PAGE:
Located just west of Colorado Springs between Red Rock Canyon and Cave of the Winds, the Manitou Cliff Dwellings occupy a private preserve of Anasazi cliff dwellings in the style of those found at Mesa Verde. Well developed, the site showcases a 40-room Anasazi dwelling that includes a kiva, which visitors can comfortably explore from the convenience of a concrete boardwalk that traverses the extent of the canyon wall ruins.
If it comes as a surprise to find Anasazi ruins this far from Mesa Verde, that’s because the Manitou Cliff Dwellings aren’t located at the original cliff site. In 1904, Virginia McClurg of the Colorado Cliff Dwellers Association contracted for the relocation of a collapsed cliff dwelling site in McElmo Canyon at Mesa Verde in the interest of preserving the sites from looters. At the time, sites like those at McElmo Canyon had no federal protections. McClurg acquired the rights to a portion of the cliff dwelling site and moved them to Cliff Canyon, then called Phantom Canyon. A good-faith effort was made to replicate the architecture of the original dwellings, but important alterations were made to make the new cliff dwelling site more visitor friendly. This includes using a concrete mortar to bind the stones. The result is an archeological experience that approximates an authentic Anasazi cliff dwelling within close reach of Colorado Springs and Denver—but visitors will wander the dark stone rooms with a constant reminder of the modern world.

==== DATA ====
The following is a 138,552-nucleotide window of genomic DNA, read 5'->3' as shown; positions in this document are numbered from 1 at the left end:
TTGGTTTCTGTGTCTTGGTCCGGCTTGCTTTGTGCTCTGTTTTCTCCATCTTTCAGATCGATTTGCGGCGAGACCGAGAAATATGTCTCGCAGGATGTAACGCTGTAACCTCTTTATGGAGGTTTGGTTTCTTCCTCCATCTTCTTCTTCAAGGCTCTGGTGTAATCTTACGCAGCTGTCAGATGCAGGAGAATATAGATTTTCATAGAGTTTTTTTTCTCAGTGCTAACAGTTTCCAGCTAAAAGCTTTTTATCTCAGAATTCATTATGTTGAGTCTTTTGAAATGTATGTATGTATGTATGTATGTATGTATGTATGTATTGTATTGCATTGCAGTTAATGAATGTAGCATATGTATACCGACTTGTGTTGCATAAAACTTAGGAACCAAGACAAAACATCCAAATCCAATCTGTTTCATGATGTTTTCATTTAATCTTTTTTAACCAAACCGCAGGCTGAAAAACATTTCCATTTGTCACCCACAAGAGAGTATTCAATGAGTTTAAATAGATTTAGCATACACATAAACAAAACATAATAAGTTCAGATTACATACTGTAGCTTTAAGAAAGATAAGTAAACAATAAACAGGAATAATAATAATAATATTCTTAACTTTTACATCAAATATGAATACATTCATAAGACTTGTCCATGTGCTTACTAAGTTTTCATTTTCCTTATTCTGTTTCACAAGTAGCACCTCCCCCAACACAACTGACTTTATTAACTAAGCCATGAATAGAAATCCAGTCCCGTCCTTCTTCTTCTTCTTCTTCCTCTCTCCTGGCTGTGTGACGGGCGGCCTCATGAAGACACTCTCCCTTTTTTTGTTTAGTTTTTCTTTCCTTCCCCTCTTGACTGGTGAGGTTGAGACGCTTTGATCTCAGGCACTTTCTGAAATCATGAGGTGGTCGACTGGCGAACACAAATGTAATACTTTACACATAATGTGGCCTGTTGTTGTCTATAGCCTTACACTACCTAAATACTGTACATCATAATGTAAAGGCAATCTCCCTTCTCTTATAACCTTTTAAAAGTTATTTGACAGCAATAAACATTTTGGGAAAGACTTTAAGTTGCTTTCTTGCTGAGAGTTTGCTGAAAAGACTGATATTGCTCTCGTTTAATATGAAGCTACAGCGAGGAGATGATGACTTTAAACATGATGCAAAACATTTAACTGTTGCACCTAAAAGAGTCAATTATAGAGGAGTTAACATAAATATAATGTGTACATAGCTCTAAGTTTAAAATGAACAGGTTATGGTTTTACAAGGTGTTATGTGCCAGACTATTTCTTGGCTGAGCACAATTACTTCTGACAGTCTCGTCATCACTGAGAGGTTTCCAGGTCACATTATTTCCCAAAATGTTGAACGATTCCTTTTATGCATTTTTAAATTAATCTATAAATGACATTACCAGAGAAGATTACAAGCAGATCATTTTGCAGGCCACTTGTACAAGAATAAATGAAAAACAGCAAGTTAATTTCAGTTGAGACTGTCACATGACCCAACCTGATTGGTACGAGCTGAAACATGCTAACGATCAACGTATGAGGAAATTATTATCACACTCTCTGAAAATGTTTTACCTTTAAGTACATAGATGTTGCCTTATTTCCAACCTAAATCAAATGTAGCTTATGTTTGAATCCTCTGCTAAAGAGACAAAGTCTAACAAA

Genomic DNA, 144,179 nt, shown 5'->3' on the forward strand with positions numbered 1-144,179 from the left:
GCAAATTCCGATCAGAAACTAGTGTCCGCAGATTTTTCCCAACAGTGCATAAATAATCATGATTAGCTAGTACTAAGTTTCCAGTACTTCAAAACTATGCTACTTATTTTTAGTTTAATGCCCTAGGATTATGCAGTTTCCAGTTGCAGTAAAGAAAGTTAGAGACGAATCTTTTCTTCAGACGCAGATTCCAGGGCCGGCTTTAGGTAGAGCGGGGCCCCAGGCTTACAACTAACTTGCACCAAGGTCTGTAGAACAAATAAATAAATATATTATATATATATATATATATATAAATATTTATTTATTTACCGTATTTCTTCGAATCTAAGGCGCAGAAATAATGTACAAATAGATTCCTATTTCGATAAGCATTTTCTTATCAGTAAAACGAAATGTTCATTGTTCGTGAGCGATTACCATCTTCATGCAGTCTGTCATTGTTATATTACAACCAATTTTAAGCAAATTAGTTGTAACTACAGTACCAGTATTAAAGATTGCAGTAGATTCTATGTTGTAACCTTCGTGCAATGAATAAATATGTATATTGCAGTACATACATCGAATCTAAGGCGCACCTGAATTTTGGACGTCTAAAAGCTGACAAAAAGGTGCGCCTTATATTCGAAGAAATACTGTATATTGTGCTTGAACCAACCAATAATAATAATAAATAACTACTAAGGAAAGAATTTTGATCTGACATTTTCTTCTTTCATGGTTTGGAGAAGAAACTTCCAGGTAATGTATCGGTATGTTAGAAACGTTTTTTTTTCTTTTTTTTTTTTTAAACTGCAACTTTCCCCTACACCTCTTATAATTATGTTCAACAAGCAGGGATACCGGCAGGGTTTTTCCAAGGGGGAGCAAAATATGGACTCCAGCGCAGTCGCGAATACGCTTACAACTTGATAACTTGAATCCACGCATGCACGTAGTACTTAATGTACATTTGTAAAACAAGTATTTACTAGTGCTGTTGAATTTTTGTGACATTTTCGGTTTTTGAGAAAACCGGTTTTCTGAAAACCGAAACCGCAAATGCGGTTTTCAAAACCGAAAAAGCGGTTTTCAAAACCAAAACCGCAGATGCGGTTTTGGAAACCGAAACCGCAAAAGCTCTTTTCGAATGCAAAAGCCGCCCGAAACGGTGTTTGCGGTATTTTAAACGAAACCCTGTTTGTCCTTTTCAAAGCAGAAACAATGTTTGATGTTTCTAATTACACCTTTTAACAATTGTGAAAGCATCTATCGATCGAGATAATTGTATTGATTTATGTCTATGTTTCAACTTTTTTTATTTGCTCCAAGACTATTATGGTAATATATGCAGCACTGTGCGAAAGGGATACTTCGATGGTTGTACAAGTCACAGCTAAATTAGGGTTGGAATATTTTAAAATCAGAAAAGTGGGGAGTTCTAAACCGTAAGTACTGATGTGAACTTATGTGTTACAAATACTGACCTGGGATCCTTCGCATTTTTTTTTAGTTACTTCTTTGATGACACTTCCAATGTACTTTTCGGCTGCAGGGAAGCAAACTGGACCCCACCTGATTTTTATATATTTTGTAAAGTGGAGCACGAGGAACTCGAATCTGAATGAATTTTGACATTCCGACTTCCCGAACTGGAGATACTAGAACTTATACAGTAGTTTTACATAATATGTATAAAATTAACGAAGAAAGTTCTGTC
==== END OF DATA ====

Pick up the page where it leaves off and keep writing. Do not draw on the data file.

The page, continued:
The massive Pueblo, otherwise known as a visitor center, embellishes the cliff dwelling experience with exhibits of Anasazi history, a museum built into the rock of the canyon, app-guided tours, and a gift shop. Visitors will find it an interesting and enlightening education experience. The Pueblo was built in 1898 and has been expanded three times. Also on the grounds is a picnic area.